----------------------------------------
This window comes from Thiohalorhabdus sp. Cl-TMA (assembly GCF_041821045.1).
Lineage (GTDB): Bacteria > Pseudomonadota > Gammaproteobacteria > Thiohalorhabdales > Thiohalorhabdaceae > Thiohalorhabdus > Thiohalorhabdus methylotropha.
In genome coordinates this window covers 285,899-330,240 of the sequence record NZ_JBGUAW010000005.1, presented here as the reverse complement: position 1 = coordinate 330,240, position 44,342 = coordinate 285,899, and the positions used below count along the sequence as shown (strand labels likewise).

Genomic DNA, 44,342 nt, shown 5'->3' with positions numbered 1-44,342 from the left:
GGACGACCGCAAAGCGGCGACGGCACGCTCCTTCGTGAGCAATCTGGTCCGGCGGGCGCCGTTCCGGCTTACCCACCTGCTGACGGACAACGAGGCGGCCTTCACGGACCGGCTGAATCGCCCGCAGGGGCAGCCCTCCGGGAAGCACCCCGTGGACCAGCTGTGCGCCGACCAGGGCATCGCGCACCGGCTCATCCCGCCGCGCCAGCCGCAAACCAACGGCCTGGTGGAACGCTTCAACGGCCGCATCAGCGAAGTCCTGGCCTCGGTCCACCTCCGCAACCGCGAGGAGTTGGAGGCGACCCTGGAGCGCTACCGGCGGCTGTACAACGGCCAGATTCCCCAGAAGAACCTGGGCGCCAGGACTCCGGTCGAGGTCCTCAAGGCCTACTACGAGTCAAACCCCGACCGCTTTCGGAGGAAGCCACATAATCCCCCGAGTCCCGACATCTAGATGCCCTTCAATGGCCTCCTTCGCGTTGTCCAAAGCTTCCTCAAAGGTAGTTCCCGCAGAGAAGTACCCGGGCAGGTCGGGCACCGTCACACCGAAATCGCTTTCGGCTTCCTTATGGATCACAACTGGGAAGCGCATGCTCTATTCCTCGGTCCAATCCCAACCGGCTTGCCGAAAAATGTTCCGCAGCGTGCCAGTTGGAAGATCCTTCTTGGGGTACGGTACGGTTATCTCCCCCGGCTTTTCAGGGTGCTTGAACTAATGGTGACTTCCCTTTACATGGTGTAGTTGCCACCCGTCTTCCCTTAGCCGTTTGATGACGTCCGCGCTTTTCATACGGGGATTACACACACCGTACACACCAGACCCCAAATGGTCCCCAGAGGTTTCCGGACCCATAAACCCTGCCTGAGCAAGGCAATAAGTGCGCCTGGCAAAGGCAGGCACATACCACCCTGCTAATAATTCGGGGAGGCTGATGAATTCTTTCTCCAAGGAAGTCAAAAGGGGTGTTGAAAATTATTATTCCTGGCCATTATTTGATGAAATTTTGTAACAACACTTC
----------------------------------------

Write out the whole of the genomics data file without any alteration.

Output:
This window comes from Thiohalorhabdus sp. Cl-TMA (assembly GCF_041821045.1).
Lineage (GTDB): Bacteria > Pseudomonadota > Gammaproteobacteria > Thiohalorhabdales > Thiohalorhabdaceae > Thiohalorhabdus > Thiohalorhabdus methylotropha.
In genome coordinates this window covers 285,899-330,240 of the sequence record NZ_JBGUAW010000005.1, presented here as the reverse complement: position 1 = coordinate 330,240, position 44,342 = coordinate 285,899, and the positions used below count along the sequence as shown (strand labels likewise).

Genomic DNA, 44,342 nt, shown 5'->3' with positions numbered 1-44,342 from the left:
GGACGACCGCAAAGCGGCGACGGCACGCTCCTTCGTGAGCAATCTGGTCCGGCGGGCGCCGTTCCGGCTTACCCACCTGCTGACGGACAACGAGGCGGCCTTCACGGACCGGCTGAATCGCCCGCAGGGGCAGCCCTCCGGGAAGCACCCCGTGGACCAGCTGTGCGCCGACCAGGGCATCGCGCACCGGCTCATCCCGCCGCGCCAGCCGCAAACCAACGGCCTGGTGGAACGCTTCAACGGCCGCATCAGCGAAGTCCTGGCCTCGGTCCACCTCCGCAACCGCGAGGAGTTGGAGGCGACCCTGGAGCGCTACCGGCGGCTGTACAACGGCCAGATTCCCCAGAAGAACCTGGGCGCCAGGACTCCGGTCGAGGTCCTCAAGGCCTACTACGAGTCAAACCCCGACCGCTTTCGGAGGAAGCCACATAATCCCCCGAGTCCCGACATCTAGATGCCCTTCAATGGCCTCCTTCGCGTTGTCCAAAGCTTCCTCAAAGGTAGTTCCCGCAGAGAAGTACCCGGGCAGGTCGGGCACCGTCACACCGAAATCGCTTTCGGCTTCCTTATGGATCACAACTGGGAAGCGCATGCTCTATTCCTCGGTCCAATCCCAACCGGCTTGCCGAAAAATGTTCCGCAGCGTGCCAGTTGGAAGATCCTTCTTGGGGTACGGTACGGTTATCTCCCCCGGCTTTTCAGGGTGCTTGAACTAATGGTGACTTCCCTTTACATGGTGTAGTTGCCACCCGTCTTCCCTTAGCCGTTTGATGACGTCCGCGCTTTTCATACGGGGATTACACACACCGTACACACCAGACCCCAAATGGTCCCCAGAGGTTTCCGGACCCATAAACCCTGCCTGAGCAAGGCAATAAGTGCGCCTGGCAAAGGCAGGCACATACCACCCTGCTAATAATTCGGGGAGGCTGATGAATTCTTTCTCCAAGGAAGTCAAAAGGGGTGTTGAAAATTATTATTCCTGGCCATTATTTGATGAAATTTTGTAACAACACTTC